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Does popping a painkiller provide faster relief to you than your wife?
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Thank the middle section of your brain.
Scientists at Georgia State Universitys Neuroscience Institute and Center for Behavioral Neuroscience have for the first time identified the most likely reason why analgesic drug treatment is usually less potent in females than males.
“Opioid-based narcotics such as morphine are the most widely prescribed therapeutic agents for the alleviation of persistent pain. However, it is becoming increasingly clear that morphine is significantly less potent in women compared with men. Until now, the mechanism driving the phenomenon was unknown,” said Anne Murphy, who conducted the research with Dayna Loyd.
Scientists through animal studies have shown that the previously reported differences in morphine’s ability to block pain in male versus female rats are most likely due to sex differences in mu-opioid receptor expression in a region of the brain called the periaqueductal gray area (PAG).
Located in the midbrain area, the PAG plays a major role in the modulation of pain by housing a large population of mu-opioid receptor expressing neurons. Morphine and similar drugs bind to these mu-opioid receptors and ultimately tell the brain to stop responding to pain signals to the nerve cells resulting in the reduced sensation of pain.
The findings have been reported in the December issue of `The Journal of Neuroscience‘.
Scientists say the discovery is a major step toward finding more effective treatments for females suffering from persistent pain.
Reacting to the study, Dr Madhuri Bihari, head of department of neurology at AIIMS said: “There is a difference in reaction of analgesic drugs on male and female bodies even though it is slight. Pain reduces slightly more in men than women after popping a painkiller.”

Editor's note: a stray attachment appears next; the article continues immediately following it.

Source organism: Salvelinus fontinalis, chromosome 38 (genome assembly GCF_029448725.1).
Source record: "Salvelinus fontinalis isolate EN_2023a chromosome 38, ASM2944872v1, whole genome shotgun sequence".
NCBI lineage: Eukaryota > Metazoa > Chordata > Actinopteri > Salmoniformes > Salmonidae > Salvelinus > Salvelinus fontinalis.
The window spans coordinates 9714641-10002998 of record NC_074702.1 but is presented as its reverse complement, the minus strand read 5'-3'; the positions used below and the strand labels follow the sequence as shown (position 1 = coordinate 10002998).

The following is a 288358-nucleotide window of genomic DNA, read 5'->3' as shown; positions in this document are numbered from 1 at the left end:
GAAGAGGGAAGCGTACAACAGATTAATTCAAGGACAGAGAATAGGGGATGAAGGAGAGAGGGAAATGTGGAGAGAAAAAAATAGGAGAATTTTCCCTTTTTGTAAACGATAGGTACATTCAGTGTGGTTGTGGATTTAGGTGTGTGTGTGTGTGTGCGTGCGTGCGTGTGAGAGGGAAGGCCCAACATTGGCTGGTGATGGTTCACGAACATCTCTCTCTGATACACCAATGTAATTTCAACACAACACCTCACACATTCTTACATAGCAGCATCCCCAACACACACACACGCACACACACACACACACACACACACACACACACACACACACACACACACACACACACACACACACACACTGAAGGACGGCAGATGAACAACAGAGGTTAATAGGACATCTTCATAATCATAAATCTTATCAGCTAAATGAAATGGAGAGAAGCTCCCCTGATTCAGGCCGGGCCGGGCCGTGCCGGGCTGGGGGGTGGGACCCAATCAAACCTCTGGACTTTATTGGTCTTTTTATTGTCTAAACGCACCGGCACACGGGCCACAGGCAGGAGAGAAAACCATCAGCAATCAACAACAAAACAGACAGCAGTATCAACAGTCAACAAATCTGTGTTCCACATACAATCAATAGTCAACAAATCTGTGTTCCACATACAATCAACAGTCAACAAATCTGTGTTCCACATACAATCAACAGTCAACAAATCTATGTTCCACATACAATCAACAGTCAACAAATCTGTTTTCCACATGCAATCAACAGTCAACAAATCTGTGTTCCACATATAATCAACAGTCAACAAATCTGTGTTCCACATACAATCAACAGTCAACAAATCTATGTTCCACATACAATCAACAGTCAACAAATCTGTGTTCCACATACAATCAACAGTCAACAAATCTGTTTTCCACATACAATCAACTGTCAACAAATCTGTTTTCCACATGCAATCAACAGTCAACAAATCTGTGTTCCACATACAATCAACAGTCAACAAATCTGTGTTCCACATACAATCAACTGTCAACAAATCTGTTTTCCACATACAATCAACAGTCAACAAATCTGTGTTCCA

“It was believed that it’s because of the faster metabolic rate among women. This study is, therefore, significant. How much it will help clinically is yet to be understood,” Dr Bihari said.
Using a series of anatomical and behavioural tests, Murphy and Loyd were able to determine that male rats have a significantly higher level of mu-opioid receptors in the PAG region of the brain compared with females.
This higher level of receptors is what makes morphine more potent in males because less drug is required to activate enough receptors to reduce the experience of pain.
Interestingly, when they used a plant-derived toxin to remove the mu-opioid receptor from the PAG, morphine no longer worked, suggesting that this brain region is required for opiate-mediated pain relief.
Additional tests also found females reacted differently to morphine depending on the stage of their estrous cycle.
Analgesic drug market in India has swelled over the years. Painkiller drug Voveran had emerged as the top brand in the domestic pharmaceutical market with the largest sales for the first seven months of 2007
Sources: The Times Of India